• Deep Breathing:  This is pretty simple but can be a great stress reliever.  Simply stop and focus on your breathing.  Put your hand on your belly and feel the breath fill up your abdomen and then go out.  Do this for about 5 minutes, or just take a few deep breaths when you need and carry on.  I find this very cleansing.
  • Some me time:  Find time just for yourself.  I take a hot bath with Epsom salts and sometimes candles.  It’s a me time.  Some people are not comfortable with this, if it isn’t for you, don’t do it.  See if you can find something that is just for you that you consider self care.  Paint your nails, put lotion on your feet, have a nice cup of tea …. these are all things that I like to do, find your special thing.
  • Stay in the moment:  When we are under a lot of stress it’s easy to build things up in your mind about how bad things are going to continue to be.  Stop and try to focus on this moment.  The future hasn’t been written yet, things will never stay the same.  When I’m having a vertigo attack I try hard to stay in that moment.  It’s a rough moment sometimes, but I know it will end.  I can deal with anything for a moment.  I wrote a whole post about that, Living In This Moment.
  • Bitch:  I don’t mean to wallow in your misfortune, but reach out to someone you trust and just let it all out.  Maybe get some advice.  I hold things in way too much so, I feel better when I talk to a friend and just let it go.  I have a good friend who never judges and gives great advice, sometimes I even take it.  🙂
  • Exercise:  This one is really tough for some of us.  It’s very tough for me.  However, the release of endorphins when you exercise will make you feel better.  I try to do stretches, and walk as much as I can.  Don’t let it stress you out if you can’t do this, I often can’t, just do what you can, doing something good for ourselves makes us feel better.
  • Eat Well:  Again, doing something good for ourselves makes us feel better.  When I’m under a lot of stress I often binge eat.  I crave sweets and I’m literally hungry way more often…like all the time.  I’m trying hard to munch on things that are good for me.  When I do this I feel better about myself.  When I give in and eat a lot of junk, I get even more stressed out.
  • Laugh:  How can you feel stress when you are laughing?  Watch a funny movie.  Read a funny book.  Play.  I play with my dog, she always makes me laugh.  My husband often makes me laugh too.  Laughter has really saved me a number of times.  I have been spiraling into a deep depression, but finding things to laugh about helps.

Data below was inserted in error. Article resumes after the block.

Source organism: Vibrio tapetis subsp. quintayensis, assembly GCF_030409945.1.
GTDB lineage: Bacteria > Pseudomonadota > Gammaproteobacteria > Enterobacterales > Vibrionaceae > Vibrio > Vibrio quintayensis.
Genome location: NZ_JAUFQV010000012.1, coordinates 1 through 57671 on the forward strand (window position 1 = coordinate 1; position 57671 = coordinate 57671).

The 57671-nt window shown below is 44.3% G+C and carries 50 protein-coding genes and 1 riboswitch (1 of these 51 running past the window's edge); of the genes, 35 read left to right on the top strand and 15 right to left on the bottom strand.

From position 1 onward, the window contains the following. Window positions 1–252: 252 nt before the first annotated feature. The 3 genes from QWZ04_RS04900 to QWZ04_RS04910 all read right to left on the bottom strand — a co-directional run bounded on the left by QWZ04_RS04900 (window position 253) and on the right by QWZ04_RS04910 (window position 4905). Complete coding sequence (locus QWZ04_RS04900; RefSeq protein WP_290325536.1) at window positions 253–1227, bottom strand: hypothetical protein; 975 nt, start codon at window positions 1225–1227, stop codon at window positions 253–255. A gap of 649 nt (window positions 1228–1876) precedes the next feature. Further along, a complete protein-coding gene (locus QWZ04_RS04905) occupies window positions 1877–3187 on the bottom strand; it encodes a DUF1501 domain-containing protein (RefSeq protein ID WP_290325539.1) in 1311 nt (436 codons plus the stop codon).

• Listen to Music:  I can’t do this one because a lot of music sounds weird to me since I got my cochlear implants, however music can soothe your soul.  Just lay back and turn on some tunes.  Listen to relaxing tunes to calm down, peppy tunes to help you get moving, happy tunes to make you smile.  Music can melt stress away.  (My husband and I often sing out loud and make up silly songs, this makes me laugh.  I’ll also hum to calm myself.  So even though I can’t hear music it is a big part of my life.)
  • Create:  Write, paint, draw, color….do anything that gets your creative juices flowing.  When you get really involved in creating it can produce the same positive effects that meditation can.
  • Have sex:  Perhaps a little Too Munch Information here, but I feel it’s worth a mention. Having sex, talk about an endorphin release!  Not only does sex release endorphins it makes us feel close and secure in our relationship.  The feelings that are released during sex can be a great stress reliever.  (masturbating can be very releasing too)
  • Be Grateful:  When we stop and take note of the things we are grateful for instead of focusing on the things that are going wrong it can be very cathartic.  Sometimes you may feel you have nothing to be grateful for, but we all do.  Chances are if you are reading this you don’t live in a war-torn country, you have a safe place to live, you have enough food to eat, clean running water….  We take so many things for granted, but we have so many things to be grateful for, take a moment, step back, and think about things you are grateful for.  I try to list 3 good things every day.  3 things I’m grateful for.  You may find this practice very helpful too.

How do you handle stress?  Any suggestions for me and others?